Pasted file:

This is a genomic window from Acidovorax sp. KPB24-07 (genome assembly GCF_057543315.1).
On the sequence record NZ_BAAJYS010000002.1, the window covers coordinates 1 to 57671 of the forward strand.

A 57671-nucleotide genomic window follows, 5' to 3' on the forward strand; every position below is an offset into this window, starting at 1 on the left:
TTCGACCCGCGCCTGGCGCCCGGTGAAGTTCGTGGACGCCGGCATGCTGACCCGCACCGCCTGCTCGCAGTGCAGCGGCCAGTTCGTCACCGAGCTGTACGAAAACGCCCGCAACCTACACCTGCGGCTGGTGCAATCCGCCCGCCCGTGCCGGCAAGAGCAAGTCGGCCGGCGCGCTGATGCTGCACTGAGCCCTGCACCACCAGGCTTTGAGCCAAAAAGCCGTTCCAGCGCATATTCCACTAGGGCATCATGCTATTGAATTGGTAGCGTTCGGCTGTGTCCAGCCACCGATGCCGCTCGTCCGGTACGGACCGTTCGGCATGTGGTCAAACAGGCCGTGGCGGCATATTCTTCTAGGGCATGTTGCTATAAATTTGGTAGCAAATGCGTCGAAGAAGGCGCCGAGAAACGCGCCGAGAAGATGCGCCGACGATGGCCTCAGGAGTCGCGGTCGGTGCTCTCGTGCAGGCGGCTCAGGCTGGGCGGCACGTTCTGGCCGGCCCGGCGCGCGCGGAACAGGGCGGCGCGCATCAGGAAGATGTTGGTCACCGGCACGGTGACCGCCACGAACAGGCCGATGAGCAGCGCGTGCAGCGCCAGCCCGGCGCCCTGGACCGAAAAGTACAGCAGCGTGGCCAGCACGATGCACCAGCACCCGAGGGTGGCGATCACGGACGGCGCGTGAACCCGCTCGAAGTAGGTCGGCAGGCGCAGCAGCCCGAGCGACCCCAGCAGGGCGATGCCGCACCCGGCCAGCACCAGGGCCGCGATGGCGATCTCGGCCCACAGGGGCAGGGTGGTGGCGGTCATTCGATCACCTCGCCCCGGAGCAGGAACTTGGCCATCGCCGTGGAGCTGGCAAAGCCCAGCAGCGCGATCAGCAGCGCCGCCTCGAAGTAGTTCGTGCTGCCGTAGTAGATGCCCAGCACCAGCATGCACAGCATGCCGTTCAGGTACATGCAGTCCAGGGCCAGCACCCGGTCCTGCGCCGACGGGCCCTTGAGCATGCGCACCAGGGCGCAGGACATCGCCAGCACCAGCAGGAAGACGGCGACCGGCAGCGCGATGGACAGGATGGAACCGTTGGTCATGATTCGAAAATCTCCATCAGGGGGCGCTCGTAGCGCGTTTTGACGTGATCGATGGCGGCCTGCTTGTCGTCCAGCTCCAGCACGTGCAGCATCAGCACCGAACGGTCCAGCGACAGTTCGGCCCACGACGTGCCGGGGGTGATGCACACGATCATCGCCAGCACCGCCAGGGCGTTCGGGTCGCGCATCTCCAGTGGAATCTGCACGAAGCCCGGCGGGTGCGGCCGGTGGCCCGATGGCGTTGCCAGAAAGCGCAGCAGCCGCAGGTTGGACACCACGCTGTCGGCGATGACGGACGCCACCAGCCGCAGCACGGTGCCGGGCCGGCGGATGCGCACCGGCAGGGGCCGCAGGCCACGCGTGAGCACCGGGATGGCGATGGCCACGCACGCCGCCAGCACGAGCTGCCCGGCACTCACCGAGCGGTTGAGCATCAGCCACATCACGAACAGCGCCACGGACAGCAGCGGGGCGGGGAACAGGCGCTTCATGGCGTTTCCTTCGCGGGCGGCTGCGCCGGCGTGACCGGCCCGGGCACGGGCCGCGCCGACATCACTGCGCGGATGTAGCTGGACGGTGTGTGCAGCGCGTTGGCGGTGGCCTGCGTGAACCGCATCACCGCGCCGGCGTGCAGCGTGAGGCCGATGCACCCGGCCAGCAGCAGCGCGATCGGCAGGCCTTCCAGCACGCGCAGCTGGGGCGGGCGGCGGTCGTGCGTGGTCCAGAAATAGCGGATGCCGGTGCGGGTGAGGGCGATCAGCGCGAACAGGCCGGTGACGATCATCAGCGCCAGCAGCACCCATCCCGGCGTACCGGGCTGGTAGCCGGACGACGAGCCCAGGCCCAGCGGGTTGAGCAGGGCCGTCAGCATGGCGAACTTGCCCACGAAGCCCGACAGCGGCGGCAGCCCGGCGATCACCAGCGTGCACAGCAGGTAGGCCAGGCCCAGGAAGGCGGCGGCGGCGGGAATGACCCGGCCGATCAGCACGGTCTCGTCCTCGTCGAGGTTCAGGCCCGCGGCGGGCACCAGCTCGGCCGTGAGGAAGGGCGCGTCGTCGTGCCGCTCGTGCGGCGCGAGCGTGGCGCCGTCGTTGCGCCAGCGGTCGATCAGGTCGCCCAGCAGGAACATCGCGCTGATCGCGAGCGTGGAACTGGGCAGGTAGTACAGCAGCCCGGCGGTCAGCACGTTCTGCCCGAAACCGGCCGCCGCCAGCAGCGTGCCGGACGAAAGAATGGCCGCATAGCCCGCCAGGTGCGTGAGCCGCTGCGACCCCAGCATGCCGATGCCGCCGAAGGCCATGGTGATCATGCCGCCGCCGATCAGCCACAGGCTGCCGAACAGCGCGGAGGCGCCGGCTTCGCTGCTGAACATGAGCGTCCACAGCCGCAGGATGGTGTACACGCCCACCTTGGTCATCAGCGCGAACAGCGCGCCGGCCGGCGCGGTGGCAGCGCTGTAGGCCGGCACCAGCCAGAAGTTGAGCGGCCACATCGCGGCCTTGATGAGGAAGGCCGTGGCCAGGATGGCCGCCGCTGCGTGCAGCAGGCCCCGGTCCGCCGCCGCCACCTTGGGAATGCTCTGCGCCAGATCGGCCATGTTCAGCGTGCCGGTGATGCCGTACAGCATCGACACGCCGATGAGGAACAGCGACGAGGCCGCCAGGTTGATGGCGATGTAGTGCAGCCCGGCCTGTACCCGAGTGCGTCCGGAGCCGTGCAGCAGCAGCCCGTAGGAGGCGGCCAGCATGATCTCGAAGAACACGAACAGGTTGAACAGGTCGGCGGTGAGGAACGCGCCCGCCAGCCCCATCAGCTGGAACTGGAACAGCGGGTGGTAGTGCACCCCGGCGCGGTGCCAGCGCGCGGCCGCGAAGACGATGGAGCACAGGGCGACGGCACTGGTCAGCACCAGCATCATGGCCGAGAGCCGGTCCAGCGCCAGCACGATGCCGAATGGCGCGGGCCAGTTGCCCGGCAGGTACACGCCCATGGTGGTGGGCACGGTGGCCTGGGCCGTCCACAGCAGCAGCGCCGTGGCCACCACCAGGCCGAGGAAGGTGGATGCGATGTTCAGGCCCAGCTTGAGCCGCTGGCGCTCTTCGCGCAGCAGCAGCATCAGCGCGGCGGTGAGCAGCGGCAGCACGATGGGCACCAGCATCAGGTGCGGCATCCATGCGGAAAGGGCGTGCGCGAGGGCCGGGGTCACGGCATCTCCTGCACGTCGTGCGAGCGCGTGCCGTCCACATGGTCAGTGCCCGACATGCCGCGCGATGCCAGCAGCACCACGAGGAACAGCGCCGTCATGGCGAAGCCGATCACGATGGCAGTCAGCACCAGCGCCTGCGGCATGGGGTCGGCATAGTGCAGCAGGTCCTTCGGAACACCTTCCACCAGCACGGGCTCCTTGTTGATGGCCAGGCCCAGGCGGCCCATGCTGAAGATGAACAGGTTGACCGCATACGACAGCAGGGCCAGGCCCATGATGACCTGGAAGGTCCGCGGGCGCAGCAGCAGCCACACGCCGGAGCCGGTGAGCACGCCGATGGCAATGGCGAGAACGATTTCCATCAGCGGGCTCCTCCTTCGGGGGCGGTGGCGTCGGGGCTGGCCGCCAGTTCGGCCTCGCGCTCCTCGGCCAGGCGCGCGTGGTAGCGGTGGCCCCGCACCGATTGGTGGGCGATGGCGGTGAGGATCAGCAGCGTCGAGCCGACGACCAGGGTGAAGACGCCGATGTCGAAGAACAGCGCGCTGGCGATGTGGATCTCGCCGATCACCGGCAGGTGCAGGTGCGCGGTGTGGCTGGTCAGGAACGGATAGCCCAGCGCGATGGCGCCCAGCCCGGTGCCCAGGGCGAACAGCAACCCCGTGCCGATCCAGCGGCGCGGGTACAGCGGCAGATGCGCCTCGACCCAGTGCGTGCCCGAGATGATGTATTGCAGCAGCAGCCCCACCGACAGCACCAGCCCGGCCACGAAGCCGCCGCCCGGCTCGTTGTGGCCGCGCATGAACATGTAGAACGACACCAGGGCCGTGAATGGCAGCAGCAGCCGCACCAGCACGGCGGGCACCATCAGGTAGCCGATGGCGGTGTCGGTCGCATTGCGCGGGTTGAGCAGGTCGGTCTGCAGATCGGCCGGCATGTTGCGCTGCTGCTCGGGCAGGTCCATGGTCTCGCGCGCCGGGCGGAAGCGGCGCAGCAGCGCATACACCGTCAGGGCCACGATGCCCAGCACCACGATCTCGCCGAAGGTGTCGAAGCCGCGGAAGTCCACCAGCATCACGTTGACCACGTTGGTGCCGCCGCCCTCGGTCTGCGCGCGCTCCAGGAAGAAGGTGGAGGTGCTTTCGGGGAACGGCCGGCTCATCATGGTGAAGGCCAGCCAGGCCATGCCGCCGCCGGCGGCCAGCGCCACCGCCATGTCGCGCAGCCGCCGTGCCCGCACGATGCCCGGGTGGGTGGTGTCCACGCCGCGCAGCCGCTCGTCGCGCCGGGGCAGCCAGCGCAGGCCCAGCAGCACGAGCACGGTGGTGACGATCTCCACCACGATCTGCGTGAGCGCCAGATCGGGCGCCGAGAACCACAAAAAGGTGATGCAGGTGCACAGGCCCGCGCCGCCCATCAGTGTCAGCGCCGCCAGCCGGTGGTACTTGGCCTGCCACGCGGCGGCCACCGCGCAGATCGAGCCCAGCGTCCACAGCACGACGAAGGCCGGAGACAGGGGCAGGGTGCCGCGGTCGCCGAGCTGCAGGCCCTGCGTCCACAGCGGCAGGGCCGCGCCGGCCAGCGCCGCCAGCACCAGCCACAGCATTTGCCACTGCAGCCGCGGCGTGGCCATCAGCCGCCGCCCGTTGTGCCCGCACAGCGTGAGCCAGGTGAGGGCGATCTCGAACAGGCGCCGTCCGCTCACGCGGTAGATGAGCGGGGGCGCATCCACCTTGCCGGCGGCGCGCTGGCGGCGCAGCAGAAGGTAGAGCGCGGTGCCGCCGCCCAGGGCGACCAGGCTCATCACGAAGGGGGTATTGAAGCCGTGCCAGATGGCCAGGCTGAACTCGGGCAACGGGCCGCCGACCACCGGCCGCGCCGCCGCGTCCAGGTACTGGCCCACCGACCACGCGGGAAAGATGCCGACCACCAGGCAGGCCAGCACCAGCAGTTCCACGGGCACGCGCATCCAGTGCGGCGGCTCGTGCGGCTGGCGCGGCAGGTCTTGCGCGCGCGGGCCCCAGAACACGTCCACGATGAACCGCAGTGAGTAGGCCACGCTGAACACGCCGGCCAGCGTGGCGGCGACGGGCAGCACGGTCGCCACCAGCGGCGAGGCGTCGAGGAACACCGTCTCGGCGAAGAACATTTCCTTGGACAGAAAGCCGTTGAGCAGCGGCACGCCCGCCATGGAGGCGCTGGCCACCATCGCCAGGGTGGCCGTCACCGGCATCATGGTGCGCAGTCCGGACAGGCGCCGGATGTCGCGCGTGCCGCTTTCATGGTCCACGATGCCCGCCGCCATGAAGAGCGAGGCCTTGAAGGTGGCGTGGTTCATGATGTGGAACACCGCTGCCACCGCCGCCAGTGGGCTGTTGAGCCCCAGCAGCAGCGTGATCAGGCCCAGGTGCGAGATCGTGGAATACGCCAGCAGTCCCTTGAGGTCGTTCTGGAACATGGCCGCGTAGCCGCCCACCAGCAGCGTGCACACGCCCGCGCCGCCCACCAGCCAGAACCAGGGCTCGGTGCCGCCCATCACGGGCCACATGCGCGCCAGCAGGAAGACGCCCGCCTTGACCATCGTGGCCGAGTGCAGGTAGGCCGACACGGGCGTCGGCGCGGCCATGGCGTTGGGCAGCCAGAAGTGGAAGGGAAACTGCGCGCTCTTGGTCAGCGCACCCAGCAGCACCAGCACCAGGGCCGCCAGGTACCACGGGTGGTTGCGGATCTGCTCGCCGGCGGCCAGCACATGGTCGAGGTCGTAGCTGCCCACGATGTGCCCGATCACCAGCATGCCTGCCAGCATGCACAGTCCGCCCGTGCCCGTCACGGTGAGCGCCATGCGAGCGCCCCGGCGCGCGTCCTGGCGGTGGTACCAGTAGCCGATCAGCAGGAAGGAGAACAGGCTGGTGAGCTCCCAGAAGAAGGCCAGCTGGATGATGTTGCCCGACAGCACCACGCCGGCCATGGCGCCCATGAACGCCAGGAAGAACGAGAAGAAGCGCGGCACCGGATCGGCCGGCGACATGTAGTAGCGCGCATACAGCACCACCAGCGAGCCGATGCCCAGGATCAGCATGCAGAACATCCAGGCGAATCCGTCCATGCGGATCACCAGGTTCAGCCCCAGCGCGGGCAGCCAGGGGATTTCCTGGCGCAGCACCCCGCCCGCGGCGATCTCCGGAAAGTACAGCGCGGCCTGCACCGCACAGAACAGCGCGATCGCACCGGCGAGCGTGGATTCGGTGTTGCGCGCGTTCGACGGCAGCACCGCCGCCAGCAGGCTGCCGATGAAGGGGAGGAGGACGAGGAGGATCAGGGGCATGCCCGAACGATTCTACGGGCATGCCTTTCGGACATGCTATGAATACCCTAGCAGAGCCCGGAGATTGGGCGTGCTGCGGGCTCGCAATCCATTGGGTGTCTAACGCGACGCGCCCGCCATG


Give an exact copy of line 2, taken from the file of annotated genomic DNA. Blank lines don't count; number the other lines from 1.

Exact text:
On the sequence record NZ_BAAJYS010000002.1, the window covers coordinates 1 to 57671 of the forward strand.